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With large Expence, and with a pompous Train,
It happ'd one Morning, as his Fancy led, Before his usual Hour, he left his Bed; To walk within a lonely Lawn, that stood On ev'ry side, surrounded by the Wood: Alone he walk’d, to please his pensive Mind, And sought the deepest Solitude to find : 'Twasin a Grove of spreading Pines he stray'd ; The Winds within the quiv'ring Branches plaid, And Dancing-Trees a mournful Musick made. The Place it self was suiting to his Care, Uncouth, and Savage, as the cruel Fair. He wander'd on, unknowing where he went, Lost in the Wood, and all on Love intent: The Day already half his Race had run, And summon'd him to due Repast at Noon, But Love could feel no Hunger but his own.
While listning to the murm’ring Leaves he stood, More than a Mile immers’d within the Wood, At once the Wind was laid ; the whisp'ring Sound Was dumb;a rising Earthquake rock'd theGround: With deeper Brown the Grove was overspread: A sudden Horror seiz’d his giddy Head, And his Ears tinckled, and his Colour fled.
Nature was in alarm; some Danger nigh
A Thicket close beside the Grove there stood, With Briers and Brambles choak’d, and dwarfish Wood:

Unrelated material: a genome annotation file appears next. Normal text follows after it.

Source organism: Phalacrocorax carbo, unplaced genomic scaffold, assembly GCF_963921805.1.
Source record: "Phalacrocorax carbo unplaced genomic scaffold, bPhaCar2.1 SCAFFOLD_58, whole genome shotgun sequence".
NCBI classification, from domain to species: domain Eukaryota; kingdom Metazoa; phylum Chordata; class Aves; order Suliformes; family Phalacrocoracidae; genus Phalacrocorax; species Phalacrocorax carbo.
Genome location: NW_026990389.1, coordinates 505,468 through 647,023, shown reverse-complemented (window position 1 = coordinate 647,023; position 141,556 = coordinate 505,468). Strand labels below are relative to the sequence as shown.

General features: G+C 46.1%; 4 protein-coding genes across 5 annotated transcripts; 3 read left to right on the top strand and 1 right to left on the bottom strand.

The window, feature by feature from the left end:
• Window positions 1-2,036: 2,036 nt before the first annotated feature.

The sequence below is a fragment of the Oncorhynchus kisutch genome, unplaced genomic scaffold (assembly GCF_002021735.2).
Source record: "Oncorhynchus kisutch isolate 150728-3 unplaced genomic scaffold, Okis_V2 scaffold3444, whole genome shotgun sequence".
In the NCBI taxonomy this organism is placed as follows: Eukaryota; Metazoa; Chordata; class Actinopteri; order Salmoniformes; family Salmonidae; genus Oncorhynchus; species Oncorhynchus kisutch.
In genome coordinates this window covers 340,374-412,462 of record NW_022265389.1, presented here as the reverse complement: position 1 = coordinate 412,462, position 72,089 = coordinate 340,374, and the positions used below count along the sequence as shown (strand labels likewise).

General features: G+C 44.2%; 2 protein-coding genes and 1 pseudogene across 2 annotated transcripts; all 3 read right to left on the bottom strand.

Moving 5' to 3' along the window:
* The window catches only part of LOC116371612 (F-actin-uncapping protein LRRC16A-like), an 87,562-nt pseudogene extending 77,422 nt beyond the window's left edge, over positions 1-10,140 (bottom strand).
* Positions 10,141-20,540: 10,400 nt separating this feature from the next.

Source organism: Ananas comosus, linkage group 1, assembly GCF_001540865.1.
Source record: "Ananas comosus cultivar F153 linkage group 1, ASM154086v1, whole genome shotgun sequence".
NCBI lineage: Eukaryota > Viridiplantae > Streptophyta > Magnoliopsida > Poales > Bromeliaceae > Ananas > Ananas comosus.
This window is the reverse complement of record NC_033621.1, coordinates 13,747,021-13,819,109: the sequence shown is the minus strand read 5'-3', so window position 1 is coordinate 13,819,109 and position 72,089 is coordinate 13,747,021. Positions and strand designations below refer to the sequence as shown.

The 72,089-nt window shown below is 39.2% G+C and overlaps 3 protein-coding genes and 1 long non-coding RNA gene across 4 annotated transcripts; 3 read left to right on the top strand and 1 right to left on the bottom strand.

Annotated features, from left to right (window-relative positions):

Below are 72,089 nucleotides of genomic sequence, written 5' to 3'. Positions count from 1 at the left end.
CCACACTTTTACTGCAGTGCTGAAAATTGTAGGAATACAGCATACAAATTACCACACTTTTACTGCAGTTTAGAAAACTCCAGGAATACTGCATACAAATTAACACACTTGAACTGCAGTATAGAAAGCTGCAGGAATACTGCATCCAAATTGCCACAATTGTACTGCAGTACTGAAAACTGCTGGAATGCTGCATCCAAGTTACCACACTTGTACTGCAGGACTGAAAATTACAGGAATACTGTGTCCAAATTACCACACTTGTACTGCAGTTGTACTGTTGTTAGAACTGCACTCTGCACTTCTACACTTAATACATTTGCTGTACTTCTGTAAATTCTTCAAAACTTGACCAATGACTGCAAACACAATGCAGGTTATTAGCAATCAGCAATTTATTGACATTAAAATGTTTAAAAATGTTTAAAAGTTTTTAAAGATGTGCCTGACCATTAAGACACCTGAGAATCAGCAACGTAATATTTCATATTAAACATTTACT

[near, From thence the Noise: Which now approaching With more distinguish'd Notes invades his Ear: He rais'd his Head, and saw a beauteous Maid, With Hair dishevell’d, issuing through the Shade; Stripp'd of herCloaths,and e'en thoseParts reveald, Which modest Nature keeps from Sight conceald. Her Face, her Hands, her naked Limbs were torn, With passing thro’the Brakes, and prickly Thorn: Two Mastiffs gaunt and grim her Flight pursu'd, , And oft their fasten’d Fangs in Blood embru’d: Oft they came up and pinch'd her tender Side, Mercy, O Mercy, Heav'n, she ran, and cry'd;
When Heav'n was nam’d they loos’d their Hold
again, Then sprung fhe forth, they follow'd her amain.
Not far behind, a Knight of swarthy Face, High on a Cole-black Steed pursu'd the Chace; With flashing Flames his ardent Eyes were fillid, And in his Hands a naked Sword he held: He chear'd the Dogs to follow her who fled, And vow'd Revenge on her devoted Head.
As Theodore was born of noble Kind, The brutal Adion rowz’d his manly Mind: Mov'd with unworthy Usage of the Maid, He, though unarm’d, refolv'd to give her Aid. A Saplin Pine he wrench'd from out the Ground, The readiest Weapon that his Fury found. Thus furnish'd for Offence, he cross'd the way Betwixt the graceless Villain, and his Prey.
The Knight came thund'ring on, but from afar, Thus in imperious Tone forbad the War: Cease, Theodore, to proffer vain Relief, Nor stop the Vengeance of so just a Grief; But give me leave to seize my destin'd Prey, And let eternal Justice take the way:
I but revenge my Fate; disdain'd, betray'd,
He say'd ; at once dismounting from the Steed;
Know, Theodore, thy Ancestry I claim,